The characteristics and performance of these alternative fuels is being examined in the post-simulation stage of the project on a single representative engine at the Powertrain Research Centre in Nottingham University.
“We have data on the use of ammonia and now we can examine methanol and hydrogen. This is all done on the same engine so we can perform side-by-side comparisons,” says Hall.
Looking at all the alternatives in this way is important to ensure MAHLE understands the limitations of each fuel and informs the user of the best direction to take.
Victoria Limbrick says the HyJet project offers an exciting opportunity to investigate and learn about potential solutions that could help meet our challenging sustainability targets and to fulfil our ambition to move away from fossil fuels.
Jet Ignition Technology
The HyJet project is reliant on MAHLE’s Jet Ignition (MJI) technology, which consists of a small pre-chamber which can be fitted into the cylinder head of the engine. Combustion is initiated in this pre-chamber, with the resulting hot combustion gas forced through small orifices into the main combustion chamber as a series of jets which quickly and uniformly ignite the remaining mixture. This ensures clean, efficient combustion throughout the main chamber with little or no pollutants such as nitrogen oxides, even when operating with lean hydrogen mixtures or other sustainable fuels that are well beyond the capability of traditional spark ignition systems.
Hall explains to us that the use of hydrogen relies on having a very lean mixture in order to achieve low NOx emissions. However, the leaner the mixture, the harder it is to ignite. This is why MJI technology is used. The system uses a pre-chamber, which enriches the mixture to ignite it before being jetted out to create even combustion within the main chamber.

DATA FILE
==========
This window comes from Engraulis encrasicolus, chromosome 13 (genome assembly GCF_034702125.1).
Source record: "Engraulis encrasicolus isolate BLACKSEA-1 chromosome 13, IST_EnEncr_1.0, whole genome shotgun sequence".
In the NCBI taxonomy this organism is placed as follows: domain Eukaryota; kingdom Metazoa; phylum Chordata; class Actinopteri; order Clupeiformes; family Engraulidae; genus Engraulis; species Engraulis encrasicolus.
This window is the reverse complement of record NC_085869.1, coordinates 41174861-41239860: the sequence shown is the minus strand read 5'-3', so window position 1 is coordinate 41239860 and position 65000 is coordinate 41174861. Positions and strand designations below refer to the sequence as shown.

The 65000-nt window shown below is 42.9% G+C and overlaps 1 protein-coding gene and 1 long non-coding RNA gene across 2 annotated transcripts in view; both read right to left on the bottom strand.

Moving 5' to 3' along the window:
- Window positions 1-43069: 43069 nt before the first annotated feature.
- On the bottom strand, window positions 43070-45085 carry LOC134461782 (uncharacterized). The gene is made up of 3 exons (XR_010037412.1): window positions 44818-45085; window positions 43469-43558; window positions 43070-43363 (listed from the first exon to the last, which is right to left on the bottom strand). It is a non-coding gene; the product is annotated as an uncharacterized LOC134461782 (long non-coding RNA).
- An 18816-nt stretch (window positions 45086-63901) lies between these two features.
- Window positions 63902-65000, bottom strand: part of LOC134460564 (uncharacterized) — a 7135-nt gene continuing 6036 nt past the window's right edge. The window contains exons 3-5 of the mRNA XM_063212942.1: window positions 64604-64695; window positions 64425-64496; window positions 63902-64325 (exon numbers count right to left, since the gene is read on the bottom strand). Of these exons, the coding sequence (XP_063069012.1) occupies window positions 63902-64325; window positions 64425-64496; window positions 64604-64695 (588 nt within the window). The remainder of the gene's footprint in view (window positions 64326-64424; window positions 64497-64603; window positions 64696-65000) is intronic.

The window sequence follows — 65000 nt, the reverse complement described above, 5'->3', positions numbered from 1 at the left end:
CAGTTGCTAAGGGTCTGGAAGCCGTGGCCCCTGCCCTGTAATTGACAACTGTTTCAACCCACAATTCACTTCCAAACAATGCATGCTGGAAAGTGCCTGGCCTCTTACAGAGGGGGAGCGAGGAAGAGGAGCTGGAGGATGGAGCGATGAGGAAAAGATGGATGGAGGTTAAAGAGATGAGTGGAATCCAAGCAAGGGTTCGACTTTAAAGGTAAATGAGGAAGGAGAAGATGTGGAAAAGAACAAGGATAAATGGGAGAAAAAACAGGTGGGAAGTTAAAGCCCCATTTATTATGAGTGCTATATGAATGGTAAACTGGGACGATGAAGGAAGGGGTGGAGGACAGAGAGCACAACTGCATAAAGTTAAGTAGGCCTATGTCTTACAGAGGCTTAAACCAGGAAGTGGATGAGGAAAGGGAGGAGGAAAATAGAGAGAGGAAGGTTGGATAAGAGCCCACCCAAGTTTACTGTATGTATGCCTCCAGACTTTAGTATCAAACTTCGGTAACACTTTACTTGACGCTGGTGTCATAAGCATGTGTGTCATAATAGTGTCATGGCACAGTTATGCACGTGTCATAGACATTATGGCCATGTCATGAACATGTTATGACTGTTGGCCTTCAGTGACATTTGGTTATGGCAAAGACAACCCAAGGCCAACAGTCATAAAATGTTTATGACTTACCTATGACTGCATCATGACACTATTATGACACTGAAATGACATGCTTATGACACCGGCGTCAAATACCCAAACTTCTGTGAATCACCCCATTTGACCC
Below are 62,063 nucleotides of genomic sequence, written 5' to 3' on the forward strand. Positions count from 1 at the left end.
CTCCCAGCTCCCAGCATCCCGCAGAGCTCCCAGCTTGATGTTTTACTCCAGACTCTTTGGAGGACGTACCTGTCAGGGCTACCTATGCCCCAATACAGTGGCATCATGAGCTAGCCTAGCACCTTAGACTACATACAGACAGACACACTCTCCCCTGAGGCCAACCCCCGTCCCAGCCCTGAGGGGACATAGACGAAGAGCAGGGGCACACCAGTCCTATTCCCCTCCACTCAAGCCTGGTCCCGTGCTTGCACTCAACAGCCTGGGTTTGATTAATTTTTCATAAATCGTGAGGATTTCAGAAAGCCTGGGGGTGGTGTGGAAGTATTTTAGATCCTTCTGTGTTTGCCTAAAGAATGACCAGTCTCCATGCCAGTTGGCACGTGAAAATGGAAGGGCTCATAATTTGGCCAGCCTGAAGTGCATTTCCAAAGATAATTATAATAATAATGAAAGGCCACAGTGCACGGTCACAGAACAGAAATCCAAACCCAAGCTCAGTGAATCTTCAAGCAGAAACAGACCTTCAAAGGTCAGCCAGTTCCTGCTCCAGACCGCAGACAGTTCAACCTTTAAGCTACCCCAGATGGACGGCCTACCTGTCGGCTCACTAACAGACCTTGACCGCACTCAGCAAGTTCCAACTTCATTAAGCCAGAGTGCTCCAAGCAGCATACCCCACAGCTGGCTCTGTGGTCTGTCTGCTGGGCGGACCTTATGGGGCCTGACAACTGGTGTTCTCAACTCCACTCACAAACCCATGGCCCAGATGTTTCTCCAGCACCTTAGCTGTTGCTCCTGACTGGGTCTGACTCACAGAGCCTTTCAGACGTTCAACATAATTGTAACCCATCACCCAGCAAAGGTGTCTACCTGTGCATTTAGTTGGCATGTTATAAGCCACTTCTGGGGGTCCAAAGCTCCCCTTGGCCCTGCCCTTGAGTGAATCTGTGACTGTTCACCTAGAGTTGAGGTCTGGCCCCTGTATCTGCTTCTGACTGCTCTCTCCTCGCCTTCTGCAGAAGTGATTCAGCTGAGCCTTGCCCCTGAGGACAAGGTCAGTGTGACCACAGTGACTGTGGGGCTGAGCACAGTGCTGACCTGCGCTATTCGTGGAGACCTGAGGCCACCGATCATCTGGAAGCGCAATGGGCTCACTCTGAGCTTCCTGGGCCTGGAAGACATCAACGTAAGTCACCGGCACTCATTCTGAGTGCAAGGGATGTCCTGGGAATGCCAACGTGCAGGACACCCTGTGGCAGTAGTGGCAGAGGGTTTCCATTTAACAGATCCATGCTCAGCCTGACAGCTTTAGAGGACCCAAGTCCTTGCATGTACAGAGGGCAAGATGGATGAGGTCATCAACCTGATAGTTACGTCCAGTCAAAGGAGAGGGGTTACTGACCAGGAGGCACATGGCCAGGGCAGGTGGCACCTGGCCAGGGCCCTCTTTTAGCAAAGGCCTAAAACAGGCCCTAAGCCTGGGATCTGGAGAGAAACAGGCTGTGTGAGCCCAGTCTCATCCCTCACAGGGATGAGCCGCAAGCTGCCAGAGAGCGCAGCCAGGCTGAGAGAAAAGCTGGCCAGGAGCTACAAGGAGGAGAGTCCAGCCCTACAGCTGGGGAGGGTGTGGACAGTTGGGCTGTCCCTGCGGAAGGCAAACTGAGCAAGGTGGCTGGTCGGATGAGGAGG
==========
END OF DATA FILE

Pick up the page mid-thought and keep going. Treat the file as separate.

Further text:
In its “active” configuration, which is applicable to the lifeboat application, the MJI technology achieves almost diesel-like efficiency.
Meeting Sustainability Targets
As Hall explains, all of the fuel alternatives that are being investigated have their own challenges including toxicity, availability, transport and logistics. Supporting infrastructure for all of the alternatives involves some dependence on other agencies, such as ports, as well as local availability.
All aspects of the fuel system including the powertrain technology, logistics and infrastructure need to be in place to meet the sustainability targets the marine industry is striving to achieve over the next ten years.
Engine Test Facility
The Powertrain Research Centre at the University of Nottingham is an important test-bed for the development of fuel technology that can eliminate the need for diesel in off-highway power applications.
The facility is used for projects in which the transition to more sustainable power presents significant challenges. These include the marine, mining and construction industries.
According to Hall, these sectors have demanding energy and utilisation requirements and are often in hazardous environments far from a power grid connection, making them difficult to electrify.
“Exploring other power sources such as ammonia or hydrogen has considerable potential, especially because there’s the opportunity to decarbonise the large numbers of vehicles and equipment already in operation and using diesel,” he says.